Go meat-free and give veg centre stage
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Famed for making home cooking approachable and achievable for millions of people, and for lobbying for better children’s public health, Jamie Oliver’s influence doesn’t seem to be wavering – even 20 years on from the Naked Chef first appearing on our TVs.
His restaurant chain may have recently gone into administration in the UK, but a few months on, he’s “moving on, dusting down” after a “very, very painful” time and focusing on his next venture – and this time it’s plant-based.
So is the man who brought us the ‘insanity burger’ turning off meat altogether? “No. No way Jose!” he quaffs, and although a self-confessed meat-lover, it might surprise you to learn that he eats meat “probably only twice a week” these days.
His new Channel 4 show Meat-Free Meals and cookbook Veg feel bang on the zeitgeist. It’s no coincidence that social consciousness around food is changing; we all know that cutting down on meat is better for the environment, as well as for ourselves.
“Yes it’s trendy at the moment, that’s cool,” Oliver (44) says, as if pre-empting any assumptions that he’s jumping on any bandwagons. He wrote (and shelved) this book eight years ago, in fact.
“I could be wrong but I hope that now is the time to go quite hard and mainstream on veg,” he says, and in true Jamie Oliver style he’s determined to normalise it, to get all of us cooking it, all of the time. We’ve made it [vegetarianism] more faddy than it needs to be. Veg has been depicted as quite a divisive thing, like football, gangs,” he muses.
“Vegan, vegetarian, pescatarian – what are you? But it doesn’t really matter how you look at it, humans are absolutely deficient in veg, legumes and fibre.
“Maybe it’s because I’m a bit older,” he adds, “maybe because it’s 20 years down the road, but I hope it feels like: if Jamie Oliver is doing a vegetarian book, it’s sort of saying something [about] where we’re at and where we’re going.”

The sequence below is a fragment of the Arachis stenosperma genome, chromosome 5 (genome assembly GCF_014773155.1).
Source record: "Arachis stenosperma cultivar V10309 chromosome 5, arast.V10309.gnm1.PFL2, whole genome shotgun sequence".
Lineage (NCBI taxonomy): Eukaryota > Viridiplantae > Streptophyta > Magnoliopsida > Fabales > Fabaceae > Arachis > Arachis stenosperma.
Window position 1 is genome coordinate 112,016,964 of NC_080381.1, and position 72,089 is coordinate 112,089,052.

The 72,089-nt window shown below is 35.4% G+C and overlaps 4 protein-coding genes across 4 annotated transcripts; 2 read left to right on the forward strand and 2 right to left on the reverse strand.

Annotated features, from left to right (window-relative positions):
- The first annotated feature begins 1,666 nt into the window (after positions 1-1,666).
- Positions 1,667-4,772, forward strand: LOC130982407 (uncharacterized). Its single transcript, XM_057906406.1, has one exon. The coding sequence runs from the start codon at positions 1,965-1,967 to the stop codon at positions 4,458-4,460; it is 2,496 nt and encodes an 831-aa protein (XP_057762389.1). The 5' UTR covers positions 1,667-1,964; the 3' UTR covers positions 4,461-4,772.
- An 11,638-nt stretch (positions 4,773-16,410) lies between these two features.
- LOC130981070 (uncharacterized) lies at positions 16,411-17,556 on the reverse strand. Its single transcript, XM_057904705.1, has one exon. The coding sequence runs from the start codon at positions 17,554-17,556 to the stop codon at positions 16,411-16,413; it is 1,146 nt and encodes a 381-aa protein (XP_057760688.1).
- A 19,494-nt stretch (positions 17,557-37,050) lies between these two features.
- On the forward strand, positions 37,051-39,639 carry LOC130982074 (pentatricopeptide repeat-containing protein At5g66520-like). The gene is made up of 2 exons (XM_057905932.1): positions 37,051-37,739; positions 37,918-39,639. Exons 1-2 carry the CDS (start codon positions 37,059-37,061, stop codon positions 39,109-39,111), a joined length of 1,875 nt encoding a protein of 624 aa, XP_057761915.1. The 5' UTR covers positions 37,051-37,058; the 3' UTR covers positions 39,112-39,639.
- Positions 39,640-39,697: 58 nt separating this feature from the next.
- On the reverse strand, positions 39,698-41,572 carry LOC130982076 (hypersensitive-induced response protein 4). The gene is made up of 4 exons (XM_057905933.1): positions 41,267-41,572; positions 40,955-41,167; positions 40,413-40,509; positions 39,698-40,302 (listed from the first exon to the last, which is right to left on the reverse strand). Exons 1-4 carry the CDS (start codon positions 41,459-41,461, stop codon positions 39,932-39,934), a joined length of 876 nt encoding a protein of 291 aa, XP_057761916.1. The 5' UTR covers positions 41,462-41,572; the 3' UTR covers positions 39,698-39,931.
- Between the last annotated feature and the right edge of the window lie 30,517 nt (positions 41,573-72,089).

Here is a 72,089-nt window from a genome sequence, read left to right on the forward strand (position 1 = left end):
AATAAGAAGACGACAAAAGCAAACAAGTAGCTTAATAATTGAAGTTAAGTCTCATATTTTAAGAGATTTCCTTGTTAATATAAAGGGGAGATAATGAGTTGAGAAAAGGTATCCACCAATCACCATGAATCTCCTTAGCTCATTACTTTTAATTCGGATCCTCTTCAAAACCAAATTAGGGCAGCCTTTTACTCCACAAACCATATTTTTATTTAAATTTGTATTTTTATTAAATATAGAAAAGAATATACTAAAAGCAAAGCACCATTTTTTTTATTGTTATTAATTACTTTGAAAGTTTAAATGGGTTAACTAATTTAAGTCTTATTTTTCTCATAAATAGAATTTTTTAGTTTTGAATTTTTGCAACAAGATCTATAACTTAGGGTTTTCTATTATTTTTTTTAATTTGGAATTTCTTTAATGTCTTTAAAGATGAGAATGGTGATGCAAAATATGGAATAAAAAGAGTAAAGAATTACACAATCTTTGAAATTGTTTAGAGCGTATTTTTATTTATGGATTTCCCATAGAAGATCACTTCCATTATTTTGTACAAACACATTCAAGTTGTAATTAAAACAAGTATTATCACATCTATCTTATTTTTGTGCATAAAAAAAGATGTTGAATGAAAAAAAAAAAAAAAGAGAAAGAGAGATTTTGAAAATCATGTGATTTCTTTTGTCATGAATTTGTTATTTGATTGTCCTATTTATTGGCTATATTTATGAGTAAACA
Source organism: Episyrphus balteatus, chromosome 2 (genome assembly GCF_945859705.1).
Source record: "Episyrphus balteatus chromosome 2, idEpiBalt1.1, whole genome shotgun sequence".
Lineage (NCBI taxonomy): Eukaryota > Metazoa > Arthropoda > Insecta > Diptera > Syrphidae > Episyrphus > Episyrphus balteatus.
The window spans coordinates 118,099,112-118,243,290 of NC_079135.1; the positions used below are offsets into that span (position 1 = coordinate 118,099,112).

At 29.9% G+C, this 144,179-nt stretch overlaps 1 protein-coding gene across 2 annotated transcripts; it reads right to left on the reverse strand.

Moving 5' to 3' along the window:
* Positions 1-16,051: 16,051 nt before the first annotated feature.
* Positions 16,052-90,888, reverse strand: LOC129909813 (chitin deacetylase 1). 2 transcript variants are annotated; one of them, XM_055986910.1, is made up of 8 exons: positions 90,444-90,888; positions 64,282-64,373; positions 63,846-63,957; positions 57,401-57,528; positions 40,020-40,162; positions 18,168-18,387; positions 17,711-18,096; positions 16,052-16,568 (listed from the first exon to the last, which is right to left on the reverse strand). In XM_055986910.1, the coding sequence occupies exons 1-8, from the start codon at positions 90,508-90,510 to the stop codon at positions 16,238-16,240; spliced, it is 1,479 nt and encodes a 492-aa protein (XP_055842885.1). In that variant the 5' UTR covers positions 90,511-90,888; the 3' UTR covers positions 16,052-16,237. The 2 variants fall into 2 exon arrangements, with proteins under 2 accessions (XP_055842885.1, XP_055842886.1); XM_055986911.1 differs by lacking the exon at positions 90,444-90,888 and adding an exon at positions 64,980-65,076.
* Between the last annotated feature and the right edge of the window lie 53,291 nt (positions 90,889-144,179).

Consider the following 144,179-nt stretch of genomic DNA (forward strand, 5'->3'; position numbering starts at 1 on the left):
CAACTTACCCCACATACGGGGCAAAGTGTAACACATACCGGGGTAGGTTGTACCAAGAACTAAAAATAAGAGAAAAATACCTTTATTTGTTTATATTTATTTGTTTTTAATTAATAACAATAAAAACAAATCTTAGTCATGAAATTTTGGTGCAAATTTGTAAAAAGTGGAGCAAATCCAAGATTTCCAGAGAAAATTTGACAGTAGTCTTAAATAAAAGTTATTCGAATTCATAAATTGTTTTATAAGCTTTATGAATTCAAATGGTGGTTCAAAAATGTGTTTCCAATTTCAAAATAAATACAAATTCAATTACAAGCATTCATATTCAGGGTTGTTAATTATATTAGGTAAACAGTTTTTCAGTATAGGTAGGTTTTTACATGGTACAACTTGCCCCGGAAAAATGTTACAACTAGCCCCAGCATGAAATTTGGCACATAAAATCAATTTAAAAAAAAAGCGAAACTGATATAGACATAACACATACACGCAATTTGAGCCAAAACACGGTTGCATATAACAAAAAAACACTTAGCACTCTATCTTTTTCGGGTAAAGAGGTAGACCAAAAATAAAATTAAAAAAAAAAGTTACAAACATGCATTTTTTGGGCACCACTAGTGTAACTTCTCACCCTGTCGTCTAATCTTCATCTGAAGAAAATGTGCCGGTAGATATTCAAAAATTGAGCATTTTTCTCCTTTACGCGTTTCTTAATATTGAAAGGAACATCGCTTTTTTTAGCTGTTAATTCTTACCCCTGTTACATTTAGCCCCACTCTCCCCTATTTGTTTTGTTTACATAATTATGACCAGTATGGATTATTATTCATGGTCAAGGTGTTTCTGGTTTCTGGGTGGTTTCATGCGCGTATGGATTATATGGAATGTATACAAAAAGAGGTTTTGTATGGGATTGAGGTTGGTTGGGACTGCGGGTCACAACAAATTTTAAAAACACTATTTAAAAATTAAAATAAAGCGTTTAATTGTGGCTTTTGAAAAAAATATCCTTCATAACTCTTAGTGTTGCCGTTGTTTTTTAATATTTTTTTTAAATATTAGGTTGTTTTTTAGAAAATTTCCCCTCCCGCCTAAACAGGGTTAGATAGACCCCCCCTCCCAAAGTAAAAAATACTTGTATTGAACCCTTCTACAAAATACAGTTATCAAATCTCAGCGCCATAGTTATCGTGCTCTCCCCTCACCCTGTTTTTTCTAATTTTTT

The new TV show sees Oliver travel to countries where veg is often front and centre of the cuisine, like India and Israel.
“Meat has always been an expression of progress, it’s always been a luxury or a sense of cash or commerce – but when you haven’t got much of it, humans are beyond genius,” he says, on the food he discovered travelling.
The diversity of textures and colours, for really affordable – onions, carrots –everyday things like pickles and fritters, things that give you the same hugging feeling as a burger or a pizza.
You’re kind of sitting there going, ‘I don’t want any [meat], I’m really happy’.
“It’s about making it simple, delicious and as good as it can be, I’m not trying to give you the best,” he adds, ever the realist.
“I’m trying to write recipes that are car crash-proof; OK so you chopped it really badly – that’s cool, chop it badly.”
Meat-Free Meals airs on Channel 4 this September. Veg by Jamie Oliver, photography by David Loftus and Paul Stuart, is published by Penguin Random House (c) Jamie Oliver Enterprises Ltd (2019 Veg) on August 22, priced £26.
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